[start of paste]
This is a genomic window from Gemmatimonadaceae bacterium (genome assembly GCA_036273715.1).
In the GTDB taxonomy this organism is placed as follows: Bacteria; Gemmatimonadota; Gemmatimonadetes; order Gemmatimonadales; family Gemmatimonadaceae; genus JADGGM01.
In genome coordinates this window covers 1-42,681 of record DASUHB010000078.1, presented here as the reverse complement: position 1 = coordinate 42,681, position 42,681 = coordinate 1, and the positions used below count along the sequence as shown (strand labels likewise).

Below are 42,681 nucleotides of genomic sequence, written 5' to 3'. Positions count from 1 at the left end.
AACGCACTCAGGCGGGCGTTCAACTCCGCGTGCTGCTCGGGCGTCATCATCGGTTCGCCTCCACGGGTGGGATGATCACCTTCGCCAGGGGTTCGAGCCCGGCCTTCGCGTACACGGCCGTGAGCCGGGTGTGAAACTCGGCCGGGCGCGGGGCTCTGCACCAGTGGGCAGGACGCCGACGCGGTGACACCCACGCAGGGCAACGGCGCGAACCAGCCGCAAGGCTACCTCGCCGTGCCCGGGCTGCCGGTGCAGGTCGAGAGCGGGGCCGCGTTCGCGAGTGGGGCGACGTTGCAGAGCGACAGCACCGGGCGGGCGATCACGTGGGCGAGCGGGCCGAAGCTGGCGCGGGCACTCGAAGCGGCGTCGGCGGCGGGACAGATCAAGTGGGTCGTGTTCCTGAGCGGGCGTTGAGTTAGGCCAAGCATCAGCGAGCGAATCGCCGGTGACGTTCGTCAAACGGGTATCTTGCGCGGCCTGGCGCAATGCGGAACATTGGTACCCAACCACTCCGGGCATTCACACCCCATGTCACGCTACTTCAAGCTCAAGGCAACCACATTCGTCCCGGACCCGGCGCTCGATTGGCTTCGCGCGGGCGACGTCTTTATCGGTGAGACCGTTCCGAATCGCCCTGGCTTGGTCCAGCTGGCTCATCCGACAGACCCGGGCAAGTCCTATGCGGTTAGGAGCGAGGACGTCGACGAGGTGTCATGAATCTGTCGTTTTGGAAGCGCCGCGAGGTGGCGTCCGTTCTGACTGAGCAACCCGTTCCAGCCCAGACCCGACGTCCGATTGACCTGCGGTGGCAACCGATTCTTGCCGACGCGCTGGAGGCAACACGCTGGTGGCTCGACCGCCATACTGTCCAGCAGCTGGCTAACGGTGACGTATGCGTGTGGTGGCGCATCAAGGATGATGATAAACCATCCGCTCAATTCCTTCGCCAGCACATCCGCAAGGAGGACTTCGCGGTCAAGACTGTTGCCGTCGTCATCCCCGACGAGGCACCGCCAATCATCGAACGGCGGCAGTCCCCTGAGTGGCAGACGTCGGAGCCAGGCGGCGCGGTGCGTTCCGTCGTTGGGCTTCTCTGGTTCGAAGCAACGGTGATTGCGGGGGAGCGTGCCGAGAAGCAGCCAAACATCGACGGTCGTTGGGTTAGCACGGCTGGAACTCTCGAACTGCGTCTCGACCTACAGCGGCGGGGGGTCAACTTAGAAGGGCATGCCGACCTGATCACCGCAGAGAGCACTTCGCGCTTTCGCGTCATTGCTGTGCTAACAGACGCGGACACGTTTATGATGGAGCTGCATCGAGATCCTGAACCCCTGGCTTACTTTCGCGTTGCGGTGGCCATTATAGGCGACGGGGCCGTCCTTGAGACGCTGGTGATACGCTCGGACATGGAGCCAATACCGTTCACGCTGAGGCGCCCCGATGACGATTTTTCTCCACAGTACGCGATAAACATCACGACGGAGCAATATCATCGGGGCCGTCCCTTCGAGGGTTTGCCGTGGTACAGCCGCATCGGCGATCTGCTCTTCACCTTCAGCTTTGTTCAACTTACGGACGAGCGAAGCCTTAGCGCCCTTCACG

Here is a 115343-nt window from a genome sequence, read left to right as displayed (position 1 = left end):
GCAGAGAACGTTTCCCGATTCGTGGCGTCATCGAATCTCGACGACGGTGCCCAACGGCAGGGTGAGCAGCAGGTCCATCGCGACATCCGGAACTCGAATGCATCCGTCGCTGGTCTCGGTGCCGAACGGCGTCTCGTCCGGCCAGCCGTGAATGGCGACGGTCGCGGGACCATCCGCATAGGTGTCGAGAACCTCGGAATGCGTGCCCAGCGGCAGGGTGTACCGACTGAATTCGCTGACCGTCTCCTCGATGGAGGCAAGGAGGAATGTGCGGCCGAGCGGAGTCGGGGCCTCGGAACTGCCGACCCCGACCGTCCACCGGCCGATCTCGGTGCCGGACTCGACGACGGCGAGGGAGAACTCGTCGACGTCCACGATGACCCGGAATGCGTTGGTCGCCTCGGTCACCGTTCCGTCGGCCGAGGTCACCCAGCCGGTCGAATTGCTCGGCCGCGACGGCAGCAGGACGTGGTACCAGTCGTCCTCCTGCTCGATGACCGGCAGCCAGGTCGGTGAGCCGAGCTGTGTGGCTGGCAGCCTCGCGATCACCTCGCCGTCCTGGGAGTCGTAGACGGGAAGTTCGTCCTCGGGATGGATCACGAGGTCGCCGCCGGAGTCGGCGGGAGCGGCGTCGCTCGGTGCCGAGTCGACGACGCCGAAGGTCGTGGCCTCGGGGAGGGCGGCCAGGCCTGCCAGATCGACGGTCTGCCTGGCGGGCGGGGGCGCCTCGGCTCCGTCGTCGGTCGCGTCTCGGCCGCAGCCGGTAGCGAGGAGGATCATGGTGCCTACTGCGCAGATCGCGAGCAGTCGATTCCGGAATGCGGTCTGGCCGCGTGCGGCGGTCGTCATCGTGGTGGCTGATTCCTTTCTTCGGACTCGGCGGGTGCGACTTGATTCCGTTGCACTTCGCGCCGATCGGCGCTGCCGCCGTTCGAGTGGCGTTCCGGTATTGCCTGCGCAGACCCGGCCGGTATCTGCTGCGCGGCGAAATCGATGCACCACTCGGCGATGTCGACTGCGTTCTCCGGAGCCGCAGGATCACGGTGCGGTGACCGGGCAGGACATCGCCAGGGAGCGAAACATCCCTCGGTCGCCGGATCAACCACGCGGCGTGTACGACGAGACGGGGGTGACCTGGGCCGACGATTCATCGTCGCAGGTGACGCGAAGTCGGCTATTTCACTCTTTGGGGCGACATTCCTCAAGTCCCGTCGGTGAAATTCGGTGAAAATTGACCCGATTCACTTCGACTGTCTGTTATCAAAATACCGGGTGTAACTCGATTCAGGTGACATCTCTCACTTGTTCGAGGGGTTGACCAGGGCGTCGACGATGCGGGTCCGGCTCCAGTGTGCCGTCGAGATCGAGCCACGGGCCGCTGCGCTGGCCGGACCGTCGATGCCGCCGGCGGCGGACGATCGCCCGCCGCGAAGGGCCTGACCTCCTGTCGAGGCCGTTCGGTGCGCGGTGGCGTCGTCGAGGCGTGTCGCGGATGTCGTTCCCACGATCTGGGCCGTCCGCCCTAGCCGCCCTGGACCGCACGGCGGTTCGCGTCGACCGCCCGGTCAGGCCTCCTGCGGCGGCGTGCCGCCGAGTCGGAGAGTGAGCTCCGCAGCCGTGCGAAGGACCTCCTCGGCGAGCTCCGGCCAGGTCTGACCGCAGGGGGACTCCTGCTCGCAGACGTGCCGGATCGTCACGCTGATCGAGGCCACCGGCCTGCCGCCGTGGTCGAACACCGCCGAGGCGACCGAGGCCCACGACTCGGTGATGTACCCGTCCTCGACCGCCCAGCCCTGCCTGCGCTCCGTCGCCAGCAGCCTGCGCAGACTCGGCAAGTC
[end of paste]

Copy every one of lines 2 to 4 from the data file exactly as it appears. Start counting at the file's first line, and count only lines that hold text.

In the GTDB taxonomy this organism is placed as follows: Bacteria; Gemmatimonadota; Gemmatimonadetes; order Gemmatimonadales; family Gemmatimonadaceae; genus JADGGM01.
In genome coordinates this window covers 1-42,681 of record DASUHB010000078.1, presented here as the reverse complement: position 1 = coordinate 42,681, position 42,681 = coordinate 1, and the positions used below count along the sequence as shown (strand labels likewise).

Below are 42,681 nucleotides of genomic sequence, written 5' to 3'. Positions count from 1 at the left end.